When you think of the problems a data consultant is solving, you might get the impression that I try to minimize chaos and uncertainty. But that's actually not entirely true. It's key to find a balance in the organization between chaos on the one hand, and rigitiy on the other. In the literature this is called 'the edge of chaos'.
An organization, like an organism, comes into being, functions in a normal state, and disappears again. During its existence, an enterprise hires people to perform certain tasks, interacts with external parties and evolves in function of customer demand. In Darwin's 'The origin of species' we read how organisms develop certain strategies for survival through natural selection.
For example, to gather food more efficiently or to protect themselves against predators. A company doesn't have thousands of years to evolve through natural selection, so it needs a different way to achieve a successful strategy.
Key performance indicators (KPIs) are used to measure whether predetermined strategic objectives are being effectively achieved. But what is strategy really? And how do you come up with a strategy? Much is said and written on this subject, but it is not always easy to see the forest for the trees.
As a working definition of strategy, we use Porter's 'What is strategy' (1996) to put forward the following description:
Strategy is the interplay of elements that together determine the competitive position of a company in relation to its environment.
Examples of these different elements can be the offer of certain services or products, the operational best practices around certain core competencies, the degree of flexibility in dealing with change, or the way in which a network of partners is cooperated with in order to create efficiency and win-win situations.
By environment we mean here the competitors, the customers and suppliers, the legislative framework and in the longer term the social and environmental trends facing the company.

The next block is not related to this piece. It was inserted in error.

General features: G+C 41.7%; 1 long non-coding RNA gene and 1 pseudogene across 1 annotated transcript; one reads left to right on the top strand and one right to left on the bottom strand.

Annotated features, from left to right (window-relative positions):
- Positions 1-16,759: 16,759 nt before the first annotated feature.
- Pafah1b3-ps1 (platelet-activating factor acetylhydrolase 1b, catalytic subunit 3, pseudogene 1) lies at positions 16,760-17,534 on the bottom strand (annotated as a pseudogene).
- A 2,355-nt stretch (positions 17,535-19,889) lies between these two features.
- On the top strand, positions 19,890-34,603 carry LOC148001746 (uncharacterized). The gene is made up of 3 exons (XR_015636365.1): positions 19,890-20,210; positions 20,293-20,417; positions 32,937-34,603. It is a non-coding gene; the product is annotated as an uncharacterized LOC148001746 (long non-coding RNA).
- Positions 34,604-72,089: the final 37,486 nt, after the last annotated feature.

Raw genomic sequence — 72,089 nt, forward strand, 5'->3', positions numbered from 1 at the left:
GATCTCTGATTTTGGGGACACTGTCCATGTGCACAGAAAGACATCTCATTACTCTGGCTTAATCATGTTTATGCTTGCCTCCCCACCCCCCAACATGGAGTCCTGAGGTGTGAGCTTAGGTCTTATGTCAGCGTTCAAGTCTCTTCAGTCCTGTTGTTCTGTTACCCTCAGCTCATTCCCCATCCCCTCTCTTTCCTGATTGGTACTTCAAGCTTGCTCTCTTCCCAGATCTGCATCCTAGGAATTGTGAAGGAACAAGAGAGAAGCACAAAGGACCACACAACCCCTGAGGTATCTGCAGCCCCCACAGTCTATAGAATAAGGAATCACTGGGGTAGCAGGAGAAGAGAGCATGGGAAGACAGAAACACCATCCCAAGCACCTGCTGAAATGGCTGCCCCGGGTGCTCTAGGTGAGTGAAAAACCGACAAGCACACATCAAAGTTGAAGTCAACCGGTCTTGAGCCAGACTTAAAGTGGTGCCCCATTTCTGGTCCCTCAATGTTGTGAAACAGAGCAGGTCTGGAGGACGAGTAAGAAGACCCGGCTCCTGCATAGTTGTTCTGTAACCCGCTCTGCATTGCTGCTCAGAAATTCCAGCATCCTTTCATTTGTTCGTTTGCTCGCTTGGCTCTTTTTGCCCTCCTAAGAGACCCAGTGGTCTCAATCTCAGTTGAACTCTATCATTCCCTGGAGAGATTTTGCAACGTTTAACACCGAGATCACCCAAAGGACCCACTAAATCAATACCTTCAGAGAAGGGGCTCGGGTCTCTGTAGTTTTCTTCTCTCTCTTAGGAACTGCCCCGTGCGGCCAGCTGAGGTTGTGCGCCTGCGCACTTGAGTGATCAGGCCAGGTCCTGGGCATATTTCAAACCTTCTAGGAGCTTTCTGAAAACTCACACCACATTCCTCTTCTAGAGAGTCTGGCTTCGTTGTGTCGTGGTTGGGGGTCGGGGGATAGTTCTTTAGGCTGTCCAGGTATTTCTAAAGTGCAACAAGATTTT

If we include Ovans' "What is strategy again? (2015), we see that you can divide most of the literature on strategy into three broad thrusts: grabbing a bigger piece of the pie, making the pie bigger for everyone, or grabbing a piece of the pie when the opportunity arises.
If we look at an organization as an organism in an ecosystem, it becomes clear that a company is a complex system that is exposed to all kinds of more or less predictable internal and external influences. An organism is a type example of a complex adaptive system.
Complex systems theory studies the behavior of systems that evolve, learn and adapt. This theory provides a perspective from which firms can borrow concepts and from which they can model the dynamics they experience internally and in the marketplace. Complex adaptive systems can be described as a network of active, individual elements that interact in different ways based on internal rules, on their state at a given time, and on their experience-based strategies.
In addition, a complex adaptive system has the ability to learn and thus can adapt to the environment. Past interactions lead to experience that the system uses to revise and reorganize the elements that make it up. The lessons from the past will be used by the system to adjust its internal rules to develop a strategy for the future.
Furthermore, the system will develop a way to make predictions about the future. A complex adaptive system is an open system, and thus is in communication with the outside world. The system's predictions are based on the elements' assumptions about interactions inside and outside the system.
A valuable metaphor from complex systems theory, is the edge of chaos theory. This theory suggests that an enterprise functions best in a state between order and chaos, between randomness and rigidity. The edge of chaos is an organizational state that allows for a high degree of responsiveness, variety, creativity and vitality to be exhibited.
Allow enough freedom in your organization, but not too much. Provide enough structure, but not too much. Be alert to certain trends within your organization and experiment with new services and products, new customer segments or distribution channels. Whatever strategy you follow, the metaphor of the edge of chaos from the complex systems theory provides a valuable insight to cultivate a certain attitude: dare to make mistakes, and learn from them. It is worthwhile to attach a KPI to this - for example, making hours available among your employees to experiment.